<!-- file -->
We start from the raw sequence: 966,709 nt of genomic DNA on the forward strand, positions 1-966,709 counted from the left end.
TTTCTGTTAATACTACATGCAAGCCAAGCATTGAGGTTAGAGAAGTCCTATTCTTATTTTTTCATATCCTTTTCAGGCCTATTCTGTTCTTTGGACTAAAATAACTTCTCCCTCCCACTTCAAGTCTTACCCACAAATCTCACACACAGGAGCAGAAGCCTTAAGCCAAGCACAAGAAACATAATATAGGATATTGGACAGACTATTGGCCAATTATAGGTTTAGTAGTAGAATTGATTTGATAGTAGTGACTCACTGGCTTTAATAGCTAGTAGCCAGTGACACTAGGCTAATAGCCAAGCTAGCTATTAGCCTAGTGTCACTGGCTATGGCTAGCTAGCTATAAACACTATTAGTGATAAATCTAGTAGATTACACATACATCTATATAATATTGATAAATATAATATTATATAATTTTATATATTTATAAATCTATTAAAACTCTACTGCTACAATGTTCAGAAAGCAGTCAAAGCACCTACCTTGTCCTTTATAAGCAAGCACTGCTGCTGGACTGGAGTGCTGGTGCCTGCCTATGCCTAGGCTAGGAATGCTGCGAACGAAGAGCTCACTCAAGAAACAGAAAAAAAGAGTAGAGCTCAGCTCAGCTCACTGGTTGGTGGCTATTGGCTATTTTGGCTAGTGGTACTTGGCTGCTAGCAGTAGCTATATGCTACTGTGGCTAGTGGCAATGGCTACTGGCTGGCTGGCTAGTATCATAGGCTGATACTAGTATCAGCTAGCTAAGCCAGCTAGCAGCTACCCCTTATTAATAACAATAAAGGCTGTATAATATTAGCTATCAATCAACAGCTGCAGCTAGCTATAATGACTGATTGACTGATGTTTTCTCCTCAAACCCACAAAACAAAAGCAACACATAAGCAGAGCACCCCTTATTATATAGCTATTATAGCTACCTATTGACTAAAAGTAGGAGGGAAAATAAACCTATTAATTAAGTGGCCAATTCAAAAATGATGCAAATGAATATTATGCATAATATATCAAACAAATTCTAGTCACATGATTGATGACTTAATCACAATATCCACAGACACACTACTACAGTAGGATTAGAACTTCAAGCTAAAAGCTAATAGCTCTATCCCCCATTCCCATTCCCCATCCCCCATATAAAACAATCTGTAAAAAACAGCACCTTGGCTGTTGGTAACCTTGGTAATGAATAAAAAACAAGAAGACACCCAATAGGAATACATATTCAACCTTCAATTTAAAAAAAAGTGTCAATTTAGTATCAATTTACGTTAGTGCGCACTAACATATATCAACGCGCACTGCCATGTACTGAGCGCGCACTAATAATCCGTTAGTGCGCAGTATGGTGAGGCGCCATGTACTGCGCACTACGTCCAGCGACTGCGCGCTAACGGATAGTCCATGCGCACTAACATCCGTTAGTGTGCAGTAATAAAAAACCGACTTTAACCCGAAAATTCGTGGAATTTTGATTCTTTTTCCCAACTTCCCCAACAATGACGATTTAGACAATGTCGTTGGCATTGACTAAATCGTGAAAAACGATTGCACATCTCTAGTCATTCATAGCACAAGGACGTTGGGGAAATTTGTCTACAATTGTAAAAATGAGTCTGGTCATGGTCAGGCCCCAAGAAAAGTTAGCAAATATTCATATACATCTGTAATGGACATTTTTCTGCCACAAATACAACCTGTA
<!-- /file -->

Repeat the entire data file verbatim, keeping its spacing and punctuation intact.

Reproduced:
We start from the raw sequence: 966,709 nt of genomic DNA on the forward strand, positions 1-966,709 counted from the left end.
TTTCTGTTAATACTACATGCAAGCCAAGCATTGAGGTTAGAGAAGTCCTATTCTTATTTTTTCATATCCTTTTCAGGCCTATTCTGTTCTTTGGACTAAAATAACTTCTCCCTCCCACTTCAAGTCTTACCCACAAATCTCACACACAGGAGCAGAAGCCTTAAGCCAAGCACAAGAAACATAATATAGGATATTGGACAGACTATTGGCCAATTATAGGTTTAGTAGTAGAATTGATTTGATAGTAGTGACTCACTGGCTTTAATAGCTAGTAGCCAGTGACACTAGGCTAATAGCCAAGCTAGCTATTAGCCTAGTGTCACTGGCTATGGCTAGCTAGCTATAAACACTATTAGTGATAAATCTAGTAGATTACACATACATCTATATAATATTGATAAATATAATATTATATAATTTTATATATTTATAAATCTATTAAAACTCTACTGCTACAATGTTCAGAAAGCAGTCAAAGCACCTACCTTGTCCTTTATAAGCAAGCACTGCTGCTGGACTGGAGTGCTGGTGCCTGCCTATGCCTAGGCTAGGAATGCTGCGAACGAAGAGCTCACTCAAGAAACAGAAAAAAAGAGTAGAGCTCAGCTCAGCTCACTGGTTGGTGGCTATTGGCTATTTTGGCTAGTGGTACTTGGCTGCTAGCAGTAGCTATATGCTACTGTGGCTAGTGGCAATGGCTACTGGCTGGCTGGCTAGTATCATAGGCTGATACTAGTATCAGCTAGCTAAGCCAGCTAGCAGCTACCCCTTATTAATAACAATAAAGGCTGTATAATATTAGCTATCAATCAACAGCTGCAGCTAGCTATAATGACTGATTGACTGATGTTTTCTCCTCAAACCCACAAAACAAAAGCAACACATAAGCAGAGCACCCCTTATTATATAGCTATTATAGCTACCTATTGACTAAAAGTAGGAGGGAAAATAAACCTATTAATTAAGTGGCCAATTCAAAAATGATGCAAATGAATATTATGCATAATATATCAAACAAATTCTAGTCACATGATTGATGACTTAATCACAATATCCACAGACACACTACTACAGTAGGATTAGAACTTCAAGCTAAAAGCTAATAGCTCTATCCCCCATTCCCATTCCCCATCCCCCATATAAAACAATCTGTAAAAAACAGCACCTTGGCTGTTGGTAACCTTGGTAATGAATAAAAAACAAGAAGACACCCAATAGGAATACATATTCAACCTTCAATTTAAAAAAAAGTGTCAATTTAGTATCAATTTACGTTAGTGCGCACTAACATATATCAACGCGCACTGCCATGTACTGAGCGCGCACTAATAATCCGTTAGTGCGCAGTATGGTGAGGCGCCATGTACTGCGCACTACGTCCAGCGACTGCGCGCTAACGGATAGTCCATGCGCACTAACATCCGTTAGTGTGCAGTAATAAAAAACCGACTTTAACCCGAAAATTCGTGGAATTTTGATTCTTTTTCCCAACTTCCCCAACAATGACGATTTAGACAATGTCGTTGGCATTGACTAAATCGTGAAAAACGATTGCACATCTCTAGTCATTCATAGCACAAGGACGTTGGGGAAATTTGTCTACAATTGTAAAAATGAGTCTGGTCATGGTCAGGCCCCAAGAAAAGTTAGCAAATATTCATATACATCTGTAATGGACATTTTTCTGCCACAAATACAACCTGTA